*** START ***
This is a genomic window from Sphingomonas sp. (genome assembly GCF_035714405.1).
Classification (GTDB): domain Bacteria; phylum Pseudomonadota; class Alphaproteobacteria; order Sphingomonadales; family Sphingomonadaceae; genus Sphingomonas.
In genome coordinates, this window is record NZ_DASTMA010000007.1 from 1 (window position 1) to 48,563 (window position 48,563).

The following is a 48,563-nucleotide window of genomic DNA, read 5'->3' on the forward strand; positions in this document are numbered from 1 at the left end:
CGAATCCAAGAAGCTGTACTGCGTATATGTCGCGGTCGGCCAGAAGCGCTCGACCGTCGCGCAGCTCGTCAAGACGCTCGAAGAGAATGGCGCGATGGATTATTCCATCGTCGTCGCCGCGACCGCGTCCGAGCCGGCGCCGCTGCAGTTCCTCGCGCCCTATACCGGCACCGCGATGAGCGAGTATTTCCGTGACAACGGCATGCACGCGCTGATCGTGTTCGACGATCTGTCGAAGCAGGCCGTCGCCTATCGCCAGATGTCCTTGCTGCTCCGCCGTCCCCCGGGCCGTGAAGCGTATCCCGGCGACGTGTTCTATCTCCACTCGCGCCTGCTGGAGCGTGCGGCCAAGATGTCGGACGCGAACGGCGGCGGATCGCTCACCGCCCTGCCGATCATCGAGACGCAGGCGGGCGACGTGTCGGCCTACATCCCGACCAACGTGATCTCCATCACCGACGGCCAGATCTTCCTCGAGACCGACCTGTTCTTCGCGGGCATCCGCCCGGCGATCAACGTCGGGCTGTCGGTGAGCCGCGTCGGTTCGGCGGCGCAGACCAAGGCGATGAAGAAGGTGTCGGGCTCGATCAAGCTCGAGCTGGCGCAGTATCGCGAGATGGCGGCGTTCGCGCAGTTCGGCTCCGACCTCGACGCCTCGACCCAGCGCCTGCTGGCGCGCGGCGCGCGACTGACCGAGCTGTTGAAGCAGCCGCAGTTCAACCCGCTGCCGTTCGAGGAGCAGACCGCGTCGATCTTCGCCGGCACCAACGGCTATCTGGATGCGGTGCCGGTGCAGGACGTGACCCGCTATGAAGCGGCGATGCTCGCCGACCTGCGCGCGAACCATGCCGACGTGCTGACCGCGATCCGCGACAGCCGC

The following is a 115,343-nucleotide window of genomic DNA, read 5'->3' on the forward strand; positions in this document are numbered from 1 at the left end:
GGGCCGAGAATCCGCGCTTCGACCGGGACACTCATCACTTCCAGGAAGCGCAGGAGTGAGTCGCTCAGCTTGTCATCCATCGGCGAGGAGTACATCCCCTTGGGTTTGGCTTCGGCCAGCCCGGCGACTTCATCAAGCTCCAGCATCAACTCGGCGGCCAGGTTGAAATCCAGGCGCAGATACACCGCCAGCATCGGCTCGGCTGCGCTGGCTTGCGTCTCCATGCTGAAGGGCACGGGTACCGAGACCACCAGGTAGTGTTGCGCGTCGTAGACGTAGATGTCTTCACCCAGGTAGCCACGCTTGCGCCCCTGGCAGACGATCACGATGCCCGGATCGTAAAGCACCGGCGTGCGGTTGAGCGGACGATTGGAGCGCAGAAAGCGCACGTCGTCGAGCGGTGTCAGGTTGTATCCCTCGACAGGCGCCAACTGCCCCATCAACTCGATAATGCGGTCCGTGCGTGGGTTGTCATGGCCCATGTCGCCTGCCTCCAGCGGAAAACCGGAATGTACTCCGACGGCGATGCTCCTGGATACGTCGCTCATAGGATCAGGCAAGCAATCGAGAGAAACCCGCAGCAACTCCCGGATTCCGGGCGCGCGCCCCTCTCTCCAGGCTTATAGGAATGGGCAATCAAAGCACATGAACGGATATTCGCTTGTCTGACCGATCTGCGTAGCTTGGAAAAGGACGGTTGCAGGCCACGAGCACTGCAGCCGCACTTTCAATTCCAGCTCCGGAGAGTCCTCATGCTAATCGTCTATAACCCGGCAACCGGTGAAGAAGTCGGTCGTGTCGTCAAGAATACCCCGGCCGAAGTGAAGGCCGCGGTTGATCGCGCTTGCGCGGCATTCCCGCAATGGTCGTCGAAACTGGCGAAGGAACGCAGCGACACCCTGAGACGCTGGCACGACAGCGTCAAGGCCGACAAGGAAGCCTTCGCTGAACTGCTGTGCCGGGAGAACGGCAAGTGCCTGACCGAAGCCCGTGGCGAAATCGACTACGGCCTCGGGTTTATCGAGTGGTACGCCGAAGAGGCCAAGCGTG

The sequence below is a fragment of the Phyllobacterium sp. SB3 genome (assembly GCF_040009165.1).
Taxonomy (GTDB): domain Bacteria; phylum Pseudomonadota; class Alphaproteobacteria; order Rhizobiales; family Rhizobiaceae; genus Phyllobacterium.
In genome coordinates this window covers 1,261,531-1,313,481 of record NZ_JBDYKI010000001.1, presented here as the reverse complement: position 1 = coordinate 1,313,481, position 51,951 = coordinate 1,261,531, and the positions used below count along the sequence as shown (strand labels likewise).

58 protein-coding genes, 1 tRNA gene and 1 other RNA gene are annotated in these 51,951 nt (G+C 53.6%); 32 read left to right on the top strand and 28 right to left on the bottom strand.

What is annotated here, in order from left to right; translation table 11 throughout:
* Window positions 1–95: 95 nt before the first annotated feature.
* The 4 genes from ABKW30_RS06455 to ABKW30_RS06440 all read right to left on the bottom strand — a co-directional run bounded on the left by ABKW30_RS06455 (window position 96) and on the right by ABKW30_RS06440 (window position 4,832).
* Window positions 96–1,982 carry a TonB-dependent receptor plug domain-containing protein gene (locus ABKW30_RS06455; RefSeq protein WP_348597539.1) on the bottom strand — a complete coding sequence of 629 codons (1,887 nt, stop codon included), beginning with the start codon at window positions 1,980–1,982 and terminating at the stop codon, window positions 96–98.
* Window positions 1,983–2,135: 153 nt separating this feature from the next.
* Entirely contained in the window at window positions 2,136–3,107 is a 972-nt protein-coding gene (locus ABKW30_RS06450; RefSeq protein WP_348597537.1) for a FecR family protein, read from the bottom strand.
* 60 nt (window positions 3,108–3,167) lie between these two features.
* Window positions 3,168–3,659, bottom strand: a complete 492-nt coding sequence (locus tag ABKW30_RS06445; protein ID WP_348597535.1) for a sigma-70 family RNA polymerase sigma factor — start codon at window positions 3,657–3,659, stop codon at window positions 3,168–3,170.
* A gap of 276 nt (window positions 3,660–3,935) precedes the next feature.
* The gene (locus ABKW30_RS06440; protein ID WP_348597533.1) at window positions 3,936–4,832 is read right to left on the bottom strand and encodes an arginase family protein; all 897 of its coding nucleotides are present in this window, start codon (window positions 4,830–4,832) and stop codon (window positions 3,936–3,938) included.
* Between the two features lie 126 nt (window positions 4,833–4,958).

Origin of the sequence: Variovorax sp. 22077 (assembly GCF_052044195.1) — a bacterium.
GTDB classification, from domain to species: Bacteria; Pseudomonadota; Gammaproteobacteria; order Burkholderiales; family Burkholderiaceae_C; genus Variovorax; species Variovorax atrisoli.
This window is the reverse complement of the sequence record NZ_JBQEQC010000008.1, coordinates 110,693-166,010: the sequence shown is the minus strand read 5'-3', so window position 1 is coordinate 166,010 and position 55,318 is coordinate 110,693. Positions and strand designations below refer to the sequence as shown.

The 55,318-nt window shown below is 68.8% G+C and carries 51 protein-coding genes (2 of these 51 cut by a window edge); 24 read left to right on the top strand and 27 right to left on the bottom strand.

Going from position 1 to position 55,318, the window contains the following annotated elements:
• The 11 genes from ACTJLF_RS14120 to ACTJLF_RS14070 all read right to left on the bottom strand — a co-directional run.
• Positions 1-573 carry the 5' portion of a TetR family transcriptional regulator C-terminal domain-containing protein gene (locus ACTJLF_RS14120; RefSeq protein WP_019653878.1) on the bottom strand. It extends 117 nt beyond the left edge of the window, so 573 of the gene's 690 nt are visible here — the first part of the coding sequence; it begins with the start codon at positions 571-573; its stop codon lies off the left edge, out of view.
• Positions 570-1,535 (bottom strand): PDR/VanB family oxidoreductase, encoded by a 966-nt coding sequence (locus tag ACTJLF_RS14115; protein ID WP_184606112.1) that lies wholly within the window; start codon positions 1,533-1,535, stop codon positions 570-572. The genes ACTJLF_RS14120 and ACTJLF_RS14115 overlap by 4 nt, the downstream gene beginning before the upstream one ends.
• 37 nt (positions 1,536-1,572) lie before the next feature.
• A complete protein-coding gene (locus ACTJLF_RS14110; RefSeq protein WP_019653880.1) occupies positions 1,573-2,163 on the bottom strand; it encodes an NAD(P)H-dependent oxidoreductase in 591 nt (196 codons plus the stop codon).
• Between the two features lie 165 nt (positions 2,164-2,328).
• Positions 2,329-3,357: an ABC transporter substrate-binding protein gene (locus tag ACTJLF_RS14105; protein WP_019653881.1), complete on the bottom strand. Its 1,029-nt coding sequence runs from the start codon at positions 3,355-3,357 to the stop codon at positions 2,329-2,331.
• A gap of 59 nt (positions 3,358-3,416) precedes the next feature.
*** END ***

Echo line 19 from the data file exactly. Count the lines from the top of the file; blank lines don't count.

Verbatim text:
* Window positions 3,168–3,659, bottom strand: a complete 492-nt coding sequence (locus tag ABKW30_RS06445; protein ID WP_348597535.1) for a sigma-70 family RNA polymerase sigma factor — start codon at window positions 3,657–3,659, stop codon at window positions 3,168–3,170.